As of yet, not all doors are Open Access

Is Open Access (OA) a reality? Do successful models of OA journals exist? What are the potential benefits and repercussions of a move toward OA journal establishment?

Invited speakers sought to answer these questions in an event hosted by the Knowledge Media Design Institute (KMDI) at the University of Toronto in early March. The seminar was organized by Charles Finley, Executive Director of KMDI’s Project Open Source | Open Access, Supported by a grant through the UofT Provost’s Academic Initiatives Fund (AIF), Project OS | OA seeks to “develop a networked community of scholars, students and members of the broader community interested in the phenomenon of open source and open access.”

Leslie Chan, Director of New Media Studies at the U of T Scarborough campus, and Associate Director of Bioline International, provided a short course on open access: an online system where peer-reviewed scholarly material and publications are available without restraint. The articles or monographs can be easily downloaded, without copyright restrictions, but reproduction or use requires an acknowledgement of credit to the original publishers.

Chan outlined some of the potential benefits of Open Access:

  • Expanded research programs and manuscript publication by researchers in developing countries with access to a current knowledge base.
  • Strengthened institutional profiles or prestige resulting from the development of OA institutional repositories.
  • Increased exchange of material between disciplines.
  • Improved policy development, news reporting, and teaching with up-to-date public access to research results.

So how does one release their article via Open Access? There are two systems currently available: (1) the Gold route, and (2) the Green route. The Gold route, the most popular Open Access method, involves publishing in either a freely available online journal, or one of the traditional print journals that has transformed into an inexpensive online equivalent. The Green route describes self-archiving of scientific literature by individual researchers or their host institutions. Self-archiving faces many technical hurdles (such as interface design, accessibility, indexing and security issues) and is considered to be in its infancy. Institutional repositories for self-archiving do exist, including one at the University of Toronto, T-Space ( T-Space receives priority hits on Google and is available to people in poorer countries—all that is needed is an Internet connection. Further information on publisher copyright policies and self-archiving can be found within the SHERPA/RoMEO list,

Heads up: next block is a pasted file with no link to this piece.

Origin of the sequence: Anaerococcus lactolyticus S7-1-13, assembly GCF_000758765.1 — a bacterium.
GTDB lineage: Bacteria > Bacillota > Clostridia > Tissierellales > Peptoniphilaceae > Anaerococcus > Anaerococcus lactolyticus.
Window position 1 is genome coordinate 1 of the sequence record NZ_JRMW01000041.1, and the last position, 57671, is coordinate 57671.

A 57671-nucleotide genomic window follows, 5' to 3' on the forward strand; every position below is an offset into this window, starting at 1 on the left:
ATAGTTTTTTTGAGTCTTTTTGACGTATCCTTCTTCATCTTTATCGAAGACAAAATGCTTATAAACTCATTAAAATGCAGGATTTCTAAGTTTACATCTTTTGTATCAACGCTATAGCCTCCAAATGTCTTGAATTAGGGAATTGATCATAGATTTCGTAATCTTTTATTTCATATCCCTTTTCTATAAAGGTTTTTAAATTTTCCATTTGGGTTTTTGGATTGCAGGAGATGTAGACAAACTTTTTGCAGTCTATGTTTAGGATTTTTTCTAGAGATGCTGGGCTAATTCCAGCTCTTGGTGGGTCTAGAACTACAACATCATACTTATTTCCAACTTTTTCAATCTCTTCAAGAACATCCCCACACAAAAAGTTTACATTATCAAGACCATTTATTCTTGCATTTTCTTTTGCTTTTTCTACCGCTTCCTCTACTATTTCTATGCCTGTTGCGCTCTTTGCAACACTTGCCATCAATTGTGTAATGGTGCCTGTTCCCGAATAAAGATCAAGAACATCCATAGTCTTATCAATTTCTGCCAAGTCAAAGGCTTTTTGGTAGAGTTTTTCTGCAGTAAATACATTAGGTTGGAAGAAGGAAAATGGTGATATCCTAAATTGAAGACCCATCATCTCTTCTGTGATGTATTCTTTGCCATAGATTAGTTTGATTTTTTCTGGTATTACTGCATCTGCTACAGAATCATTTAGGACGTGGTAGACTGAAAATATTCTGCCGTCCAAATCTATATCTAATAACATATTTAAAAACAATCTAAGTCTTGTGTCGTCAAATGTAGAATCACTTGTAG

The development of Canadian OA journals was highlighted in this event. Gunther Eysenbach, Publisher/Editor-in-Chief, introduced the Journal of Medical Internet Research (JMIR), The journal, conceived in 1998, markets itself as the “leading peer-reviewed E-health journal.” The quarterly is printed in issue format, although articles are published on-line when ready. Their acceptance rate equals ~25%, with 50-60 published articles per year; roughly 500 printed pages. Articles are freely available in HTML format, but membership (individual, $59/annum) provides the PDF file as a value-added feature. An “author-pays” system supplements the subscription income. Articles are processed for a $900US fee, payable only upon acceptance of the article, and waived if one holds an institutional membership ($790 annually). Their most novel fundraising venture includes the installation of the Fast Track Fee. With payment of $250US, authors are guaranteed a turn-around review time of 2 weeks, and if accepted for publication, release within 4 weeks. JMIR has also created a dynamic book series, in which they have re-bundled articles on certain topics into eCollections.